addition to practicing medicine, Hostler has served on numerous
committees to improve the work environment at U.Va. Since the
first task force report on the status of women in medicine (which
Hostler helped prepare) was presented in 1991, things have improved
in the Medical School, Hostler said. "My male peers, many
of whom were sexist, became wonderful mentors and supporters when
their daughters entered professional schools," she noted.
Men and women junior faculty are also sharing more issues than
they did 10 years ago, such as child care and travel to attain
an international reputation, she said.
March, a Medical School committee, on which Hostler will serve,
will conduct another survey to be presented to Carey in December,
a decade after the first report was issued. The new survey will
include questions about pay equity, professional development and
treatment of all medical students by their peers, mentors and
thing we can cheer about in the School of Medicine that the rest
of the University hasn't achieved, is the overall average of women
faculty who make it to full professor. It's 10 percent, versus
31 percent for men," she said. Twenty years ago, no women
coming out of U.Va. achieved this goal, she said.
Hostler is chair of the Medical School's promotion and tenure
committee, on which she's served for 10 years. Carey calls it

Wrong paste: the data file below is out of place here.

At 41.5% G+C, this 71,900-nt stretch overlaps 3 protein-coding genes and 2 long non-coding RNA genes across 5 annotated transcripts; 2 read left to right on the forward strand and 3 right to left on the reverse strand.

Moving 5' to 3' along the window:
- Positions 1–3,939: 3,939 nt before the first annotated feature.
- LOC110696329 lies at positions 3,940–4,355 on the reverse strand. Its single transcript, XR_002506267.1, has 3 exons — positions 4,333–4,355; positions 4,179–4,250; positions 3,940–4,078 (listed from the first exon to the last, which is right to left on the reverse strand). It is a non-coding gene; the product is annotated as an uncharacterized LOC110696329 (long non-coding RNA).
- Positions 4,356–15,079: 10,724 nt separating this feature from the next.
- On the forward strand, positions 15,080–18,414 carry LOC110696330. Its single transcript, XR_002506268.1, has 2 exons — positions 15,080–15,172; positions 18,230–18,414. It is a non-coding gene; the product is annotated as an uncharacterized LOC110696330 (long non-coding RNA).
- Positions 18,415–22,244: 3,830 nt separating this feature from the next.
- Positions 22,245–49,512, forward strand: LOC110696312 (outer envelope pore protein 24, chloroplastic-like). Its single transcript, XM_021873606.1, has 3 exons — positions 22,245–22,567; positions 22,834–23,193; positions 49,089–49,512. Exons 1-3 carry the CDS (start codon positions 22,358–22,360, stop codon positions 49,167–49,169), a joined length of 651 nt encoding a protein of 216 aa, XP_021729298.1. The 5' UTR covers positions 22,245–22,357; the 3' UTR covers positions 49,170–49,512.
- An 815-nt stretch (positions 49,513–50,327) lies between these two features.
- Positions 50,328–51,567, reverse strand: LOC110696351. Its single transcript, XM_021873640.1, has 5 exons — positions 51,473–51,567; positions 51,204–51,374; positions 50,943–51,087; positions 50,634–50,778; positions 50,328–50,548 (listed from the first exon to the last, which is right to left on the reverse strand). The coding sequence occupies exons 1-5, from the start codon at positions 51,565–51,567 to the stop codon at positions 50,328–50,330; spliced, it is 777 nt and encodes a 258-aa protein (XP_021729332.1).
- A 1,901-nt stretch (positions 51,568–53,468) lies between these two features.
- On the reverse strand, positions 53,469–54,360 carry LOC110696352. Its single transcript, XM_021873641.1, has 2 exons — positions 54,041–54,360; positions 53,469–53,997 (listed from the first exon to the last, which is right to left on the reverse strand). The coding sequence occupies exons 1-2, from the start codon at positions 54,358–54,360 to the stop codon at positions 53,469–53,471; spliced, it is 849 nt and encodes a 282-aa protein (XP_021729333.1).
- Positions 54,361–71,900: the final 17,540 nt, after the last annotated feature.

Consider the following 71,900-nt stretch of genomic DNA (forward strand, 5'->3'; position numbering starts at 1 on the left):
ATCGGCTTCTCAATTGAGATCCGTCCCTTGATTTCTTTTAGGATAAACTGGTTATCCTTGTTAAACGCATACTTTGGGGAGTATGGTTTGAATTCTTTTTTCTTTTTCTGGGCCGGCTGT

"one of the best appointments˛ he's ever made. Hostler said
her work on the committee has been the "most wonderful learning
experience" of her life.
Having just read the work of the 53 candidates currently up for
tenure, Hostler said she found their work "inspirational
and intellectually exciting. I feel so proud to be part of this
group.˛ Her goal as chair is to get part-time tenure approved
here. "It's been successful at California and in the Northeast,"
Dr. Hostler earned her A.B. in chemistry and English at Middlebury
College and her M.D. from the University of Vermont. The only
one in her family to go to college, she was a Gould Scholar (a
merit- and need-based award) at Middlebury, "which meant
I was so poor they paid for everything," she said.
people encouraged her along the way. One was a childhood friend's
father, who was a doctor. "Dinnertime conversations at their
house were stimulating,˛ she said. In fourth grade, Hostler went
to work for him in his office. "I balanced his check book,
weighed patients, answered the phone. He encouraged me in his
stoic Vermont way."
physician also influenced Hostler's career choice. "My father
died at 36 of Hodgkin's Disease. I was 12. His doctor, who'd been
a classmate of my father's, was very dear to my family. We had
no insurance and no car," but he provided the medical care